Control Flow and User Input
While the birthday card is fun and easy to set up, the interaction is one-sided—from server to caller. Let’s now look at how to obtain information from a user and take action based on that input.
Figure 2 illustrates the simple architecture of the voice application that uses both forms and menu to drive the interaction. A menu is convenient for obtaining one of a set of options from a user. The form element is more general and can be used as a vocal equivalent of an HTML form to gather multiple data items from a user. In this simple example we’re simply using the form to talk to our user.
Figure 2 Using forms and menus in a VoiceXML application
In VoiceXML, forms and menus can reside in different files on a server, or all can be included in the same file. In this example, all the forms and the menu reside in the same file. To branch to a menu or form within a single XML document, we need to add an id attribute to our dialogs, as in the following:
When the form or menu dialog has an id, it can be used as the target of a next branch, as in the following:
<choice dtmf="1" next="#world"/>
Listing 3 illustrates a simple voice application that prompts for a topic of interest and then delivers content based on the choice.
Listing 3 Branching based on user input
1 <?xml version="1.0" encoding="UTF-8"?> 2 <!DOCTYPE vxml SYSTEM "http://www.w3.org/TR/voicexml20/vxml.dtd"> 3 <vxml version = "2.0"> 4 <menu id="mainmenu"> 5 <prompt>For the world press 1, for sports press 2, 6 for people press 3. 7 </prompt> 8 <choice dtmf="1" next="#world"/> 9 <choice dtmf="2" next="#sports"/> 10 <choice dtmf="3" next="#people"/> 11 </menu> 12 <form id="world"> 13 <block> 14 The population of China is 200 billion. 15 </block> 16 </form> 17 <form id="sports"> 18 <block> 19 The New York Yankees won the 1955 world series. 20 </block> 21 </form> 22 <form id="people"> 23 <block> 24 Ulysses S Grant’s picture is on the U S 50 dollar bill. 25 <goto next="#mainmenu"/> 26 </block> 27 </form> 28 </vxml>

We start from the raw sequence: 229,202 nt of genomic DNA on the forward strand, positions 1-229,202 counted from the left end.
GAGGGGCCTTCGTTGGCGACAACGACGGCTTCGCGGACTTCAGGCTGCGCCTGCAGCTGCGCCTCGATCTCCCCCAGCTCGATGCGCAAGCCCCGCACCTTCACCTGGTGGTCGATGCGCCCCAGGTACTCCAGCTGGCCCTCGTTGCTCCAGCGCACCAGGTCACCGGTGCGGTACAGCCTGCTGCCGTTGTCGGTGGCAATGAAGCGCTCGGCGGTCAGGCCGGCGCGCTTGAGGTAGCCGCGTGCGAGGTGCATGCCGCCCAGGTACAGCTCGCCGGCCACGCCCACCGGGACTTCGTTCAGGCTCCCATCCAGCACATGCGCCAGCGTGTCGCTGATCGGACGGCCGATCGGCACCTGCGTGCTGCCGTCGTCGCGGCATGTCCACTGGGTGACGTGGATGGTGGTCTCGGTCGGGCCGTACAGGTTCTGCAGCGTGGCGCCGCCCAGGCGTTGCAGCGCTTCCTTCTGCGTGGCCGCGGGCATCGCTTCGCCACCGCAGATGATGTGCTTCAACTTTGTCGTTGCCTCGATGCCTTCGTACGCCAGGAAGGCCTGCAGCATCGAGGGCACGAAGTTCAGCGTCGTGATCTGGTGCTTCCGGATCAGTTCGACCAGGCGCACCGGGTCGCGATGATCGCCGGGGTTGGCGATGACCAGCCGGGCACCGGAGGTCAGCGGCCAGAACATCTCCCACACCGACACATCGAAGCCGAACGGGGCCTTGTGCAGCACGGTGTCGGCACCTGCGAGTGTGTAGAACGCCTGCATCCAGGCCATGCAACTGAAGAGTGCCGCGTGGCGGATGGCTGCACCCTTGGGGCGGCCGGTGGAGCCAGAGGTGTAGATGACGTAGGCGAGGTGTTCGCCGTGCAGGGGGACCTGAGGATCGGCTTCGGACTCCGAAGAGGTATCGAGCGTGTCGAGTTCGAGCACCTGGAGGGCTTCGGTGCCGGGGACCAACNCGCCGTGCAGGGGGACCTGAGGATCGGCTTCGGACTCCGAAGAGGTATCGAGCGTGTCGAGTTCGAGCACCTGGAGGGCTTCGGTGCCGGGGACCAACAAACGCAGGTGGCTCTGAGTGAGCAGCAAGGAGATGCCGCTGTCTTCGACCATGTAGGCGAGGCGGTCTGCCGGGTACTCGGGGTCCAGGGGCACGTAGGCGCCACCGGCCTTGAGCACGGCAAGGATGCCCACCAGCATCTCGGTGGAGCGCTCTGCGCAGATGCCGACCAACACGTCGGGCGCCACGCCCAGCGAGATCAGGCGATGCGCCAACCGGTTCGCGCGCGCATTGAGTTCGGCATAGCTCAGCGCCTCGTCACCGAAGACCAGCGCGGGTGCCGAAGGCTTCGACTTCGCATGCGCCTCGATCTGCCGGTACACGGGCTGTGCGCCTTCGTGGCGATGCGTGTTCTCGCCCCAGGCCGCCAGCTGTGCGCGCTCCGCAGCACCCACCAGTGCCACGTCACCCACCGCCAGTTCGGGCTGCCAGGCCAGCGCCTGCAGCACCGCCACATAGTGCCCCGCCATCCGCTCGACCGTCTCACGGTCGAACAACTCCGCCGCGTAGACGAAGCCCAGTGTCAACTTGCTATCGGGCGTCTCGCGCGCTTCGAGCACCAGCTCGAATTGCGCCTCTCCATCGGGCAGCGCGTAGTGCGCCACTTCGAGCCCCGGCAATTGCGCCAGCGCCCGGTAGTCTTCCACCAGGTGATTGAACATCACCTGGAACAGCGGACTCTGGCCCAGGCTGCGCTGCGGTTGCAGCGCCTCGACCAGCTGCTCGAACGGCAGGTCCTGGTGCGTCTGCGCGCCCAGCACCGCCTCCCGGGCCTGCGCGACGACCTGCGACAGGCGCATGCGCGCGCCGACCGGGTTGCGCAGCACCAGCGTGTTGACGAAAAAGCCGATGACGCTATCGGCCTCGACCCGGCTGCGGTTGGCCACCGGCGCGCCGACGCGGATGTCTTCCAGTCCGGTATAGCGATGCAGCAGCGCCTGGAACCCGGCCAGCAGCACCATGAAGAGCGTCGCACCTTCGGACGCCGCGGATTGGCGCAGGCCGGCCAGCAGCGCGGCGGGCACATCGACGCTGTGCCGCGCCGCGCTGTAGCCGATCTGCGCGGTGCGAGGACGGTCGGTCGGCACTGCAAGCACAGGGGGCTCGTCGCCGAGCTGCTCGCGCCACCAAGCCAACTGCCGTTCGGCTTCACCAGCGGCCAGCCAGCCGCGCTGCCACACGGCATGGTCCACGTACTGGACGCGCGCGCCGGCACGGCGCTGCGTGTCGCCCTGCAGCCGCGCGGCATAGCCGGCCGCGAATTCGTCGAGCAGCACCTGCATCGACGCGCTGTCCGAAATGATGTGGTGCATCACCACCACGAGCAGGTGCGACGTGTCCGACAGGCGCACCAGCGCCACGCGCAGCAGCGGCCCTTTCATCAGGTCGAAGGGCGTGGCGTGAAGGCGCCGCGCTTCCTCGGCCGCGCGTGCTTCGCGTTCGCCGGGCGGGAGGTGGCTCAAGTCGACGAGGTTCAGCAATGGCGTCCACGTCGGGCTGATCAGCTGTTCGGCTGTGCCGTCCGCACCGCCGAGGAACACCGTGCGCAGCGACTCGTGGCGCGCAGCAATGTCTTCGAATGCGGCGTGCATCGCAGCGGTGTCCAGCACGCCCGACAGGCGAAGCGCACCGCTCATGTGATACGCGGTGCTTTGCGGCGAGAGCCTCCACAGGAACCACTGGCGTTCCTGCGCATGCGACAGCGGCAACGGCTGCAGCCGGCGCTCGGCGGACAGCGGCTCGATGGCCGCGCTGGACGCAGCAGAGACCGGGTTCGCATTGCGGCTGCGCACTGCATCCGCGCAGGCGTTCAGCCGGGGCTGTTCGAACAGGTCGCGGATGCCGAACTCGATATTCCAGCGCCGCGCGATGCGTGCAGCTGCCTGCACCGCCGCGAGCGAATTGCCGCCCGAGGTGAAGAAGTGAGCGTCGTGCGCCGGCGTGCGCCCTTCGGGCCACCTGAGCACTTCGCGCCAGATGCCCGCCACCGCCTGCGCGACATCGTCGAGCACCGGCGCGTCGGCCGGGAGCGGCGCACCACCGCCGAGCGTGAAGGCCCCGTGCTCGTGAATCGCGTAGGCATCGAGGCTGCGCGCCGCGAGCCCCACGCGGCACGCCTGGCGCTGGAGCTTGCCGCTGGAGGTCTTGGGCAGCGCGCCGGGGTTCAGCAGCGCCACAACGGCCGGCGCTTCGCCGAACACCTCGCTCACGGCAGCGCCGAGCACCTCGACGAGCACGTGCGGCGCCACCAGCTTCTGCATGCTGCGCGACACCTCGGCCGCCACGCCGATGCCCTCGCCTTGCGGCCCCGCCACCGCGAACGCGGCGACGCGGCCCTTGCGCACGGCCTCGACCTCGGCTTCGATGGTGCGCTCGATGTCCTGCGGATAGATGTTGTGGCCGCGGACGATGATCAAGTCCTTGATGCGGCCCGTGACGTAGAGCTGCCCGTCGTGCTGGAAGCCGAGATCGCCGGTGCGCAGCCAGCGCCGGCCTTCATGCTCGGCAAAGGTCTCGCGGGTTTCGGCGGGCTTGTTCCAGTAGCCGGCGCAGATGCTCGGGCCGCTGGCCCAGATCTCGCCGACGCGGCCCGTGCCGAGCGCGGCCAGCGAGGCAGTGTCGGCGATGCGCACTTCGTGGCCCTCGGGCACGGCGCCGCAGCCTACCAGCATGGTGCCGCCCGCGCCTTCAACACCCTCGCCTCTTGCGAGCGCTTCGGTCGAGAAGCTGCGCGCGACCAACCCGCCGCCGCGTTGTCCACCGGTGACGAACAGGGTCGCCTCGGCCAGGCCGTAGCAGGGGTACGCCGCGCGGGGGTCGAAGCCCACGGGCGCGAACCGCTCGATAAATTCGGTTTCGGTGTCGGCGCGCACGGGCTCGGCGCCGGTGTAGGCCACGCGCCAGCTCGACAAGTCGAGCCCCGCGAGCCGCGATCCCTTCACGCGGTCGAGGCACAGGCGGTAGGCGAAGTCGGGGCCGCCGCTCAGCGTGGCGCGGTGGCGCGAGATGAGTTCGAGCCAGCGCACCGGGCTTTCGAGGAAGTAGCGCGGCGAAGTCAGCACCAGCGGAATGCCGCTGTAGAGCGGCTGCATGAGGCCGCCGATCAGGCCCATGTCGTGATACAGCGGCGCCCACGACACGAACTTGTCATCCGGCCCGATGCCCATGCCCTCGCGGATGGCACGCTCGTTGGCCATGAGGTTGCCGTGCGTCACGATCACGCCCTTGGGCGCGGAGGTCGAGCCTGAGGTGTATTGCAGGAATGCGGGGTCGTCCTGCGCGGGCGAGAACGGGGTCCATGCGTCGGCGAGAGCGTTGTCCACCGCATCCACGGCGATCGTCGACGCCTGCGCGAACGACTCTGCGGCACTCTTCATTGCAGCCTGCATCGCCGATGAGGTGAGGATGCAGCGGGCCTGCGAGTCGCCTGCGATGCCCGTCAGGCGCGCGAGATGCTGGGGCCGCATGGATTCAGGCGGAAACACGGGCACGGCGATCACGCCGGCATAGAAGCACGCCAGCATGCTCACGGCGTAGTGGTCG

In Listing 3, the menu element contains four child elements: a prompt (lines 5–7) that announces the options, and three choice elements (lines 8–10) that specify the keypad inputs that will trigger a conditional jump to one of the three forms.
To pass control back to the main menu, each form includes a goto element with a next attribute that specifies the id of the dialog to jump to. When using goto, it’s important to place the goto element inside the block element. Blocks are used to hold executable content; if you place a goto outside the block, there will be no transfer of control, and your application will terminate.